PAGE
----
CNN is reporting that Attorney General Jeff Sessions did not disclose meetings he had last year with Russian officials when he applied for his security clearance.
Sessions, who met with Russian Ambassador Sergey Kislyak at least two times last year, didn’t note those interactions on the form, which requires him to list “any contact” he or his family had with a “foreign government” or its “representatives” over the past seven years, officials said.
The new information from the Justice Department is the latest example of Sessions failing to disclose contacts he had with Russian officials. He has come under withering criticism from Democrats following revelations that he did not disclose the same contacts with Kislyak during his Senate confirmation hearings earlier this year.
Sessions initially listed a year’s worth of meetings with foreign officials on the security clearance form, according to Justice Department spokeswoman Sarah Isgur Flores. But she says he and his staff were then told by an FBI employee who assisted in filling out the form, known as the SF-86, that he didn’t need to list dozens of meetings with foreign ambassadors that happened in his capacity as a senator.
Turns out the mastermind behind the software leading to a massive Target breach that swiped credit card information from 110 million customers last November may have been none other than a (brilliant) teenager,according to investigators.
Authorities suspect that an unnamed 17-year-old with “ties to St. Petersburg” may have developed the “malware” software used to skim credit card numbers in the enormous data breach, which involved the theft of everything from confidential credit and debit card data to personal information like addresses and phone numbers. That same software may have also been used to hit up several other retailers, and a federal report this week suggested the software breach was an organized, likely Russian-instigated cyber attack on the U.S.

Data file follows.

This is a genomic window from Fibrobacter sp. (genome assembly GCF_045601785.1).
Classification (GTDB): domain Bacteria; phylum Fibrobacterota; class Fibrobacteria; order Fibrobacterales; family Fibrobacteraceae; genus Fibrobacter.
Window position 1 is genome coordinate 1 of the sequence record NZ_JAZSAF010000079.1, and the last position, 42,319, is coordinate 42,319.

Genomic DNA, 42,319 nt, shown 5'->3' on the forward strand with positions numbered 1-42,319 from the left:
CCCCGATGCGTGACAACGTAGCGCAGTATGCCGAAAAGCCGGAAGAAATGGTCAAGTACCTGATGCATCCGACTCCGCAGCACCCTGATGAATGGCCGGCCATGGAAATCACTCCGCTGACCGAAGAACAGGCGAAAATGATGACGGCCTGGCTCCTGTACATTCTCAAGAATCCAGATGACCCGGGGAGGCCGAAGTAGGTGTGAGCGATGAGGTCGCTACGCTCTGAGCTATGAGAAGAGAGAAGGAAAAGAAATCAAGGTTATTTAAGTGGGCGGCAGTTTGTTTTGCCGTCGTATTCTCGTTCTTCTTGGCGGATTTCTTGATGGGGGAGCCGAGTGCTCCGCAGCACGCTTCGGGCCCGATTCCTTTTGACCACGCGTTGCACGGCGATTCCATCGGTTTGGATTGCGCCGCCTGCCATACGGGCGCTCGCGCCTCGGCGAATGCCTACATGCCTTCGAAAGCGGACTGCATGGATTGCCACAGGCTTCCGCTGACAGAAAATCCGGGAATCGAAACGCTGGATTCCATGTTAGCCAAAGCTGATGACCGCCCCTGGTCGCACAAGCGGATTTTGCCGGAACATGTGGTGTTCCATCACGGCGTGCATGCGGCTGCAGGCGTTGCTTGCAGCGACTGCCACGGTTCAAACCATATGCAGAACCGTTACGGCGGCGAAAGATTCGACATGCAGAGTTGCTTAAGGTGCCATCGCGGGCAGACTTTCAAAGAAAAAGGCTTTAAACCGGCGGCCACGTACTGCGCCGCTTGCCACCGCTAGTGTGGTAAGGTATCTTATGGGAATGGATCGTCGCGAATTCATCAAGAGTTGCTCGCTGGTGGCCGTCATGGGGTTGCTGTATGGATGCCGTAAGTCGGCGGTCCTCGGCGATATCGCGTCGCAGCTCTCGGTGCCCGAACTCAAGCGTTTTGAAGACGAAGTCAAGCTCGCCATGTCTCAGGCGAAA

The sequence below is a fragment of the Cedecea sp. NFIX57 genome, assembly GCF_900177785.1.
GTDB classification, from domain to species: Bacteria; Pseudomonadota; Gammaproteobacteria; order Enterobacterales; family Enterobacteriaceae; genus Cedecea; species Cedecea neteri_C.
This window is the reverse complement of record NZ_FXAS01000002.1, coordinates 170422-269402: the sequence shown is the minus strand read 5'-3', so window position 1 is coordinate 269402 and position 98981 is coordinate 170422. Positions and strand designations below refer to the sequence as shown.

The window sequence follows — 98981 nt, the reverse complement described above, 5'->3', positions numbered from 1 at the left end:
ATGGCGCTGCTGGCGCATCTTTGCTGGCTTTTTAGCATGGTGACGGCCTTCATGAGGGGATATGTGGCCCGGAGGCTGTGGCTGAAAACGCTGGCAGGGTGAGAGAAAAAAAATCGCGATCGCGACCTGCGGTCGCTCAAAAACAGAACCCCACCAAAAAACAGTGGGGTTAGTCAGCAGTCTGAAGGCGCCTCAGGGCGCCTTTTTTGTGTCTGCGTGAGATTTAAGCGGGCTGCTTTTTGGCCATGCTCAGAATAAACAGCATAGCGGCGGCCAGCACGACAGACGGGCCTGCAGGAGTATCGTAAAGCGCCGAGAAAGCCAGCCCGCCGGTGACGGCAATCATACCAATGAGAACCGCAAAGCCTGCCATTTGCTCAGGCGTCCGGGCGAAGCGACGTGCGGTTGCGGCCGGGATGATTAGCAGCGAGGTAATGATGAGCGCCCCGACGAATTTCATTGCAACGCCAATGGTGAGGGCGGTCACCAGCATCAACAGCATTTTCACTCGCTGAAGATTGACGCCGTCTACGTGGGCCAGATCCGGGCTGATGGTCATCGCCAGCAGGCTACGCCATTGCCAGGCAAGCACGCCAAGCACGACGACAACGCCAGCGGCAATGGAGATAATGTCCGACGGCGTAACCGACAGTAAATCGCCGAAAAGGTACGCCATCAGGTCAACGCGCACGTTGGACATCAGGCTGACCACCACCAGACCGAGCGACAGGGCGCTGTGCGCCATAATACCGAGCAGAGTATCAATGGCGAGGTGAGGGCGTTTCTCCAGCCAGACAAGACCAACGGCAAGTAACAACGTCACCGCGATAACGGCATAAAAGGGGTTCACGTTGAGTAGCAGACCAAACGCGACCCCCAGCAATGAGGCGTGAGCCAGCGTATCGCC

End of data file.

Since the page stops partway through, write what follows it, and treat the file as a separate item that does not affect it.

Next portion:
California cyber-security firm IntelCrawler says they’ve identified the “malware”‘s architect, tracking the software back to a 17-year-old with the username “ree4.” And though the firm does not believe the teenager orchestrated the cyber-attack, they note this isn’t the first malicious software he has designed, as per CEO Andrew Komarov: “Previously he has created several tools used in hacking community for brute force attacks, such as ‘Ree4 mail brute’, and also earned some first money with social networks accounts hacking and DDoS attacks trainings, as well as software development including malicious code.”
Several online chats were embedded in the report; the chats were conducted in Russian, and the translation alleges Ree4 sold one download of the software for $2000; investigators have still not managed to pinpoint the hackers directly responsible for the attack.
h/t – gothamist